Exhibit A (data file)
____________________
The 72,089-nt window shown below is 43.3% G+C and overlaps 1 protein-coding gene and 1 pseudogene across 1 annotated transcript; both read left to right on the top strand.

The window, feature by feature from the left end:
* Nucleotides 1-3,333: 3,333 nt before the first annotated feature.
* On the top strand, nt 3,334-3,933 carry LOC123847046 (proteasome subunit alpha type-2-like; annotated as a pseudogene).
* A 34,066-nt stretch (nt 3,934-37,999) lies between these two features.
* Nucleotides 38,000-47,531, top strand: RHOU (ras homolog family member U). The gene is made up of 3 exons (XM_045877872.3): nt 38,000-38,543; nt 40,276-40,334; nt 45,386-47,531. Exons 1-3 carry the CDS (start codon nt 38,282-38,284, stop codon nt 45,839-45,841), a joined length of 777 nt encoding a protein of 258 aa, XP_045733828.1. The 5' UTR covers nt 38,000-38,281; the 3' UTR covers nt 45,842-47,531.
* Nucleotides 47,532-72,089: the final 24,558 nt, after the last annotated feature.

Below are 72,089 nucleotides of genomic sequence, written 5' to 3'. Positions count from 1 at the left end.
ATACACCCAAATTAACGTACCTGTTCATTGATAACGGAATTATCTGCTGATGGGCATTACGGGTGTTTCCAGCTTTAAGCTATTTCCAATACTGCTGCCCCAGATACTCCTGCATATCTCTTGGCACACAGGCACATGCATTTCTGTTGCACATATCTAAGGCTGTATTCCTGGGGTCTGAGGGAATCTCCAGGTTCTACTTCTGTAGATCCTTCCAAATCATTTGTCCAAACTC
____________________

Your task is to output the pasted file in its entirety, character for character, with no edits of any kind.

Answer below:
The 72,089-nt window shown below is 43.3% G+C and overlaps 1 protein-coding gene and 1 pseudogene across 1 annotated transcript; both read left to right on the top strand.

The window, feature by feature from the left end:
* Nucleotides 1-3,333: 3,333 nt before the first annotated feature.
* On the top strand, nt 3,334-3,933 carry LOC123847046 (proteasome subunit alpha type-2-like; annotated as a pseudogene).
* A 34,066-nt stretch (nt 3,934-37,999) lies between these two features.
* Nucleotides 38,000-47,531, top strand: RHOU (ras homolog family member U). The gene is made up of 3 exons (XM_045877872.3): nt 38,000-38,543; nt 40,276-40,334; nt 45,386-47,531. Exons 1-3 carry the CDS (start codon nt 38,282-38,284, stop codon nt 45,839-45,841), a joined length of 777 nt encoding a protein of 258 aa, XP_045733828.1. The 5' UTR covers nt 38,000-38,281; the 3' UTR covers nt 45,842-47,531.
* Nucleotides 47,532-72,089: the final 24,558 nt, after the last annotated feature.

Below are 72,089 nucleotides of genomic sequence, written 5' to 3'. Positions count from 1 at the left end.
ATACACCCAAATTAACGTACCTGTTCATTGATAACGGAATTATCTGCTGATGGGCATTACGGGTGTTTCCAGCTTTAAGCTATTTCCAATACTGCTGCCCCAGATACTCCTGCATATCTCTTGGCACACAGGCACATGCATTTCTGTTGCACATATCTAAGGCTGTATTCCTGGGGTCTGAGGGAATCTCCAGGTTCTACTTCTGTAGATCCTTCCAAATCATTTGTCCAAACTC